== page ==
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With public camping a felony, Tennessee homeless seek refuge


Associated Press

COOKEVILLE, Tenn. (AP) — Miranda Atnip lost her home during the coronavirus pandemic after her boyfriend moved out and she fell behind on bills. Living in a car, the 34-year-old worries every day about getting money for food, finding somewhere to shower, and saving up enough money for an apartment where her three children can live with her again.

Now she has a new worry: Tennessee is about to become the first U.S. state to make it a felony to camp on local public property such as parks.

“Honestly, it’s going to be hard,” Atnip said of the law, which takes effect July 1. “I don’t know where else to go.”

Tennessee already made it a felony in 2020 to camp on most state-owned property. In pushing the expansion, Sen. Paul Bailey noted that no one has been convicted under that law and said he doesn’t expect this one to be enforced much, either. Neither does Luke Eldridge, a man who has worked with homeless people in the city of Cookeville and supports Bailey’s plan — in part because he hopes it will spur people who care about the homeless to work with him on long-term solutions.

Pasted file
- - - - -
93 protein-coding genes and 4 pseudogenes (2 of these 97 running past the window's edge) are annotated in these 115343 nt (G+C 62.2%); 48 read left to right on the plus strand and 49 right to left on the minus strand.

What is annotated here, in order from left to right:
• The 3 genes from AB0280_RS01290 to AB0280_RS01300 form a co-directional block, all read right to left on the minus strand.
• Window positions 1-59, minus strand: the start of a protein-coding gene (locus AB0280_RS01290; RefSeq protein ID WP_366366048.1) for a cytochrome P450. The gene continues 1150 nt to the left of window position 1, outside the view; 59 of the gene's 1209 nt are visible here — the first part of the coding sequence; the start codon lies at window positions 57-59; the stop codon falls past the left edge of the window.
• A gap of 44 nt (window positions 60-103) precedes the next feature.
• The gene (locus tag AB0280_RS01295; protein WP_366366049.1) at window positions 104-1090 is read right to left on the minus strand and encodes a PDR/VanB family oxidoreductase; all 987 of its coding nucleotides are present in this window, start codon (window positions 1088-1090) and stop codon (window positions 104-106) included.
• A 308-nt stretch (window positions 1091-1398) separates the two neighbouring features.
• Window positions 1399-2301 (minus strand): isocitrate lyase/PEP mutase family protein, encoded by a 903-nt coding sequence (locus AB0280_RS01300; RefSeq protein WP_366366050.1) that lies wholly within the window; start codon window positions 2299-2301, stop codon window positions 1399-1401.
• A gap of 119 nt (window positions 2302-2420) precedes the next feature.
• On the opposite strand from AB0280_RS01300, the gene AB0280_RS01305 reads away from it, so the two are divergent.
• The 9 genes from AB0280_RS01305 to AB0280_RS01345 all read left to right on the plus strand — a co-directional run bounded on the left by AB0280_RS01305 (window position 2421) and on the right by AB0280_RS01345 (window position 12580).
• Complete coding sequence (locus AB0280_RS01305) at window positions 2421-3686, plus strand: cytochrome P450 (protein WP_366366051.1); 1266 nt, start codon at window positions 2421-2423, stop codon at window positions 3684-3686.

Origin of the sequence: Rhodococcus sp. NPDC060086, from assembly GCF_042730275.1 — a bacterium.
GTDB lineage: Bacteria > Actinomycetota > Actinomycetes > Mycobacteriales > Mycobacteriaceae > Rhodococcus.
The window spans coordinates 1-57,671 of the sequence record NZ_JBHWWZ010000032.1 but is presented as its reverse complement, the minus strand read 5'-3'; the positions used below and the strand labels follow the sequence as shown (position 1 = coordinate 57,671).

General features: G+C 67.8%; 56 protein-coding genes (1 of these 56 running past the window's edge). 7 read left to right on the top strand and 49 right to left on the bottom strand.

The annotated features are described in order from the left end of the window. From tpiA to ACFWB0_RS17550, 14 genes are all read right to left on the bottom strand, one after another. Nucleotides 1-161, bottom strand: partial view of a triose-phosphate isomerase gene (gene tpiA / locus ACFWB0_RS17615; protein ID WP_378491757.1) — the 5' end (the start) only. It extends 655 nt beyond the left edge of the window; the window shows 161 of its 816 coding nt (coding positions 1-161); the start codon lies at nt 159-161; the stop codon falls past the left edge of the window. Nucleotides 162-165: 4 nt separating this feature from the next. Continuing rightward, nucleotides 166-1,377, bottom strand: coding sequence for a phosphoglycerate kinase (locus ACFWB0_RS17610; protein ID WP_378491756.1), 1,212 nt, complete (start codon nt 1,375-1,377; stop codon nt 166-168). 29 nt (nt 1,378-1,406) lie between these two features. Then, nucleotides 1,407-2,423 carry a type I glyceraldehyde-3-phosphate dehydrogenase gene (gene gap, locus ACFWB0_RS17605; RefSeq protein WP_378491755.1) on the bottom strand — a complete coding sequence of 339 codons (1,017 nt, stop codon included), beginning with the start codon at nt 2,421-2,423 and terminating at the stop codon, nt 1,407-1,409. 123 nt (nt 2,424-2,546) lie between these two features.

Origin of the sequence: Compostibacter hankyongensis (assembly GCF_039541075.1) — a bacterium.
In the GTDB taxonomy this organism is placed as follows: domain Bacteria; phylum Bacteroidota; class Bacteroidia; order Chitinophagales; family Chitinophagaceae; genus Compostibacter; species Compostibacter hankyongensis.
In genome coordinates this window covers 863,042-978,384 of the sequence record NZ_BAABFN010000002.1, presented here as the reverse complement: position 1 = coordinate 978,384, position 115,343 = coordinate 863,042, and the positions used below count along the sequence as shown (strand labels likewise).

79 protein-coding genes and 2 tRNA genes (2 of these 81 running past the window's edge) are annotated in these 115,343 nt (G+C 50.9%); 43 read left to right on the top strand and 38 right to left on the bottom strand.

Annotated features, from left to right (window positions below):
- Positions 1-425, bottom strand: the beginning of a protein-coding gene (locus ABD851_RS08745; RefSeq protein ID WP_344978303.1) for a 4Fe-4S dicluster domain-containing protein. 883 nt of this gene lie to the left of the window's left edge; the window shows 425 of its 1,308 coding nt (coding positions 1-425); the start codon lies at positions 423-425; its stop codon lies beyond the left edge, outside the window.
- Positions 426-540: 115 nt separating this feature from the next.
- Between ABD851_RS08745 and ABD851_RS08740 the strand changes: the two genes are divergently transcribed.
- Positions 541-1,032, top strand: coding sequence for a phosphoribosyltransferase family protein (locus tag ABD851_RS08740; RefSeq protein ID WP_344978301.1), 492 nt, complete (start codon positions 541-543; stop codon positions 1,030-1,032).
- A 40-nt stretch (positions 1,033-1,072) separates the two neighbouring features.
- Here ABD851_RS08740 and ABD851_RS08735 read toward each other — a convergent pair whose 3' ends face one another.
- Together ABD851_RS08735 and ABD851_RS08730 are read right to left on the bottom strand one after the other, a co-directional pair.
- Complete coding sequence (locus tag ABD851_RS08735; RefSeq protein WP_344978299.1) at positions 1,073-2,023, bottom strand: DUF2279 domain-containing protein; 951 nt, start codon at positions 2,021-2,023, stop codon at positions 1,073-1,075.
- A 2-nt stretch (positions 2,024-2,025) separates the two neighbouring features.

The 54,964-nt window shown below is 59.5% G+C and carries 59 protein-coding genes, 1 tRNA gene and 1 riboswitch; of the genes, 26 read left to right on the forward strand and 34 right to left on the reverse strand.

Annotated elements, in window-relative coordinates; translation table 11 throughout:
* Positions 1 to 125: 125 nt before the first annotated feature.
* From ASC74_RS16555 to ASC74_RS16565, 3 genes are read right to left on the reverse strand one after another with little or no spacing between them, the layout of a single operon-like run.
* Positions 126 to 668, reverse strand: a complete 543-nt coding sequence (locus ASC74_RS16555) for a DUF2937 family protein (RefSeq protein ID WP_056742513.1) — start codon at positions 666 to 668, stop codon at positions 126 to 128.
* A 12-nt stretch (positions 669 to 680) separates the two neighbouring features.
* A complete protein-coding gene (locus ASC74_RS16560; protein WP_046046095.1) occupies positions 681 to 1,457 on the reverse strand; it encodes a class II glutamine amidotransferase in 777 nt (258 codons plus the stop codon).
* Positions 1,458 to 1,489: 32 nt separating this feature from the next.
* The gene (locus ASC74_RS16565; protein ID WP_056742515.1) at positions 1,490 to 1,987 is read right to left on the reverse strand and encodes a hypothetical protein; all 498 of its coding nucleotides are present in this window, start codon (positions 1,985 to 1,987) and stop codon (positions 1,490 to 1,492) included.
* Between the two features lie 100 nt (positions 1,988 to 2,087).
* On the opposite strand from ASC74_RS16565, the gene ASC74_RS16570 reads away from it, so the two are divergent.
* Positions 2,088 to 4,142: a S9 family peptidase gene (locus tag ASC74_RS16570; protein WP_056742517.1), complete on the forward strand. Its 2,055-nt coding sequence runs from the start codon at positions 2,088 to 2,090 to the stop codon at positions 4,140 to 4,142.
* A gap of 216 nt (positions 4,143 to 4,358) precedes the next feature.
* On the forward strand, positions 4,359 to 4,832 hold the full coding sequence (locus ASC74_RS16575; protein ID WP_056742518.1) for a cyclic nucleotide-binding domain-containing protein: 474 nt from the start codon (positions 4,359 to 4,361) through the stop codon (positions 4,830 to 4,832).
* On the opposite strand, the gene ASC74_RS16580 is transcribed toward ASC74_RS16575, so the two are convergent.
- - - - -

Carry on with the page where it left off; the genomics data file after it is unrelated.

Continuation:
The law requires that violators receive at least 24 hours notice before an arrest. The felony charge is punishable by up to six years in prison and the loss of voting rights.

“It’s going to be up to prosecutors … if they want to issue a felony,” Bailey said. “But it’s only going to come to that if people really don’t want to move.”

After several years of steady decline, homelessness in the United States began increasing in 2017. A survey in January 2020 found for the first time that the number of unsheltered homeless people exceeded those in shelters. The problem was exacerbated by COVID-19, with shelters limiting capacity.